The Government Response

Croatian authorities have become aware of the extreme need to reduce poverty in Croatia, especially for women. In 2019, authorities passed a National Action Plan for Women, Peace, and Security (NAP) to be carried out until 2023. This plan aims to prevent, protect and guarantee women’s rights in the country. The policy seeks to ensure that every woman has access to education, public health and active participation in the labor market.

The NAP prioritizes nine objectives to aid in prevention, participation, protection and implementation. Among these objectives are an increase in women’s role in decision-making processes and the promotion of women’s rights in conflict settings. The NAP works on the back of previous legislation that aimed to increase women’s participation in higher education. For example, women represented 59.9% of university graduates from 2015 to 2018. The same period saw a 4% increase in women in human resources and a 2% increase in female professors.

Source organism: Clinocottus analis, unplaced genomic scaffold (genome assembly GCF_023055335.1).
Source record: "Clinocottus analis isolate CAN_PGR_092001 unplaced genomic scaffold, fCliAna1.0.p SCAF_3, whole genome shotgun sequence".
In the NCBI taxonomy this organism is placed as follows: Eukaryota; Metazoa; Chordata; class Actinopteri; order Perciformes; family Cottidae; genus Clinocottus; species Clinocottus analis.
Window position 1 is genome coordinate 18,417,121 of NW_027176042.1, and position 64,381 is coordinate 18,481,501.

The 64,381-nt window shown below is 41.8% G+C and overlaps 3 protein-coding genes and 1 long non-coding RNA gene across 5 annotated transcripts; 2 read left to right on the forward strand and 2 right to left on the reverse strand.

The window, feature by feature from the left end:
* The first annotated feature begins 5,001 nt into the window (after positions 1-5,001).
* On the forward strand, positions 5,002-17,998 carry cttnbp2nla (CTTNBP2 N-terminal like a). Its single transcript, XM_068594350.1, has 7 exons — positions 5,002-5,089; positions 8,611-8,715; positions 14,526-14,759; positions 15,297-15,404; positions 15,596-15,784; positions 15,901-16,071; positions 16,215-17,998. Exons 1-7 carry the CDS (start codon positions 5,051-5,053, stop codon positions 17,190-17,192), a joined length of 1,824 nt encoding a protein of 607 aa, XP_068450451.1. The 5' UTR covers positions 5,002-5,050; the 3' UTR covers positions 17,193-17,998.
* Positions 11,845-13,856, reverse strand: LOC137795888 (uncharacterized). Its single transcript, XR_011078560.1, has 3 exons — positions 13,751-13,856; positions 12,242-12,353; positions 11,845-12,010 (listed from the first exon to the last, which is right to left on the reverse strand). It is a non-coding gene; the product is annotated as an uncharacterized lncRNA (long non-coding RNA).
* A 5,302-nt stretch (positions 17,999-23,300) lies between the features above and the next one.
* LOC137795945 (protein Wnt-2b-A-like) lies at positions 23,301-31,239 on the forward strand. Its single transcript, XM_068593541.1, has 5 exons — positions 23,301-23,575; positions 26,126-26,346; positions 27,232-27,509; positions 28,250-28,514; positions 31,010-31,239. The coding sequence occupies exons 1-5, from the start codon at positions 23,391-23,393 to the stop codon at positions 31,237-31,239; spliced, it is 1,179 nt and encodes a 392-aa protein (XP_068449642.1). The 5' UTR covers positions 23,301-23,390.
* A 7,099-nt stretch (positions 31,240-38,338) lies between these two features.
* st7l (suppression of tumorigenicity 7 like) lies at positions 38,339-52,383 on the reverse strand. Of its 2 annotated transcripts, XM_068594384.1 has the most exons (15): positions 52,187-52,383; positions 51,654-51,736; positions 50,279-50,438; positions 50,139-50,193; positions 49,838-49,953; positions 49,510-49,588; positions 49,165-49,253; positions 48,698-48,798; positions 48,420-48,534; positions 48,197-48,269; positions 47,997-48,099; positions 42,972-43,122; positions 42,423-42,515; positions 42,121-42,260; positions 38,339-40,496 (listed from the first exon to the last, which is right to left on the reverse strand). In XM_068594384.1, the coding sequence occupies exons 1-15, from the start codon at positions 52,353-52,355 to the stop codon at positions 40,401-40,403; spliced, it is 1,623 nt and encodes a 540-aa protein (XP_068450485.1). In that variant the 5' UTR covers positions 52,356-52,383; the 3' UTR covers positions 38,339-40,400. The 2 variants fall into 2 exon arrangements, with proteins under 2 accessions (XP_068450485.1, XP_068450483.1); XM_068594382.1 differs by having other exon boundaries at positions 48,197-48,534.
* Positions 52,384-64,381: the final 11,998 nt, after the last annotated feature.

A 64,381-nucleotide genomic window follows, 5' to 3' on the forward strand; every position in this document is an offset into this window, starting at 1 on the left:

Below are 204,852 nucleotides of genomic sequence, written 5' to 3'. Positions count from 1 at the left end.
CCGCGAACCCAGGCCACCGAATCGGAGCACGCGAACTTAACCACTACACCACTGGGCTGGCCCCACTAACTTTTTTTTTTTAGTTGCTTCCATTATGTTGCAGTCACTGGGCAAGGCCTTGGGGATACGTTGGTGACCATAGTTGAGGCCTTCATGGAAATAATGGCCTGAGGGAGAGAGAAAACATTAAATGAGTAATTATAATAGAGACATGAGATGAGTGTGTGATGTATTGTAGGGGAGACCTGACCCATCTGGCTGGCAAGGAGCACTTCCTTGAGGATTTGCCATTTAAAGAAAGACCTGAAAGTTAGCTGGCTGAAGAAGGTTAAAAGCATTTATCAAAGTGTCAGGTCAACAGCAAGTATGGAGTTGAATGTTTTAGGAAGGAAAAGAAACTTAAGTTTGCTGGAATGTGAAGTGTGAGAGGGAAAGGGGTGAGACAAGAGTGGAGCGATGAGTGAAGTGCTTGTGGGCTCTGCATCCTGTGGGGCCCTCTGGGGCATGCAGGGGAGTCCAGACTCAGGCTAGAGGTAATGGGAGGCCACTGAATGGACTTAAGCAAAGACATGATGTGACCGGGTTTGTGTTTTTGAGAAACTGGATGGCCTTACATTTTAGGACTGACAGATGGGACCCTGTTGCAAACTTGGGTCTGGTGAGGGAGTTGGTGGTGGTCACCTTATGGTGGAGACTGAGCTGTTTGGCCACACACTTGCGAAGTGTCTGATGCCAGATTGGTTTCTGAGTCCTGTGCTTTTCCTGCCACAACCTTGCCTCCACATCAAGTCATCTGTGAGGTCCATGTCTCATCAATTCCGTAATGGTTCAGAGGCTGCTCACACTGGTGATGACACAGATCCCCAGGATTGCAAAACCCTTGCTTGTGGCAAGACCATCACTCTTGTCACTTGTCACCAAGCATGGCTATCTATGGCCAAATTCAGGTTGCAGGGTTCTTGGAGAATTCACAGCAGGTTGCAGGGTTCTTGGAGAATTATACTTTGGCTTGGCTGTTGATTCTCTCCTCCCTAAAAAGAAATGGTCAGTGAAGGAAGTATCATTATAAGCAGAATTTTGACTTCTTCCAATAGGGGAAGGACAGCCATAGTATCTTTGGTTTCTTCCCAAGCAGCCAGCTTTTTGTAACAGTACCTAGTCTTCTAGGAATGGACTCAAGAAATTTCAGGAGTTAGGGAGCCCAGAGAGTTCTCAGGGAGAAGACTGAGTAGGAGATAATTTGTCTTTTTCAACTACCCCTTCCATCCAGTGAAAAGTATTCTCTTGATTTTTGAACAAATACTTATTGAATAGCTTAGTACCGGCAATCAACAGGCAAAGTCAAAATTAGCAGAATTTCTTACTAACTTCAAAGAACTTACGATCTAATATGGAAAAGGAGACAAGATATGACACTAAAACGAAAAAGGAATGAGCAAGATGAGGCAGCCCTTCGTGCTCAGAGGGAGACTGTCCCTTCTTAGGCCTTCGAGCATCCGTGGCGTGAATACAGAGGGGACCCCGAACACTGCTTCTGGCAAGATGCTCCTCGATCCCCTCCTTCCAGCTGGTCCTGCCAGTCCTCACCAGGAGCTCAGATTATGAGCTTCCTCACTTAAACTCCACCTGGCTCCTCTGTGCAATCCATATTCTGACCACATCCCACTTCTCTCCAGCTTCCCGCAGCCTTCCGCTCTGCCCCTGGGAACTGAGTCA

To support women’s employment, authorities introduced legislation to improve family life through maternity and parental benefits.  For example, the Ministry of Demography, Family, Youth and Social Policy (MDFYSP) supports projects such as lengthening daycare operations, creating alternative education programs and providing children with meals. By supporting scholarships and child care, parents have more time to dedicate to their professional careers.

Hope for the Future

In conclusion, COVID-19 drastically affected Croatia in many ways. In particular, women suffered heavy damage from the health crisis. But, the international community and the Croatian authorities stepped in to design programs and resources for the eradication of poverty. Which, if the data is any indication, has promising results for the future of poverty in Croatia.

– Cristina Alverez
Photo: Flickr

Period Poverty in Afghanistan Period poverty in developing countries, such as Afghanistan, is a public health crisis and global poverty exacerbates the issue since it leads to individuals being unable to afford menstrual hygiene products. The American Medical Women’s Association explains period poverty as “inadequate access to menstrual hygiene tools and educations, including but not limited to sanitary products, washing facilities and waste management.”

Lack of Menstrual Education and School Absenteeism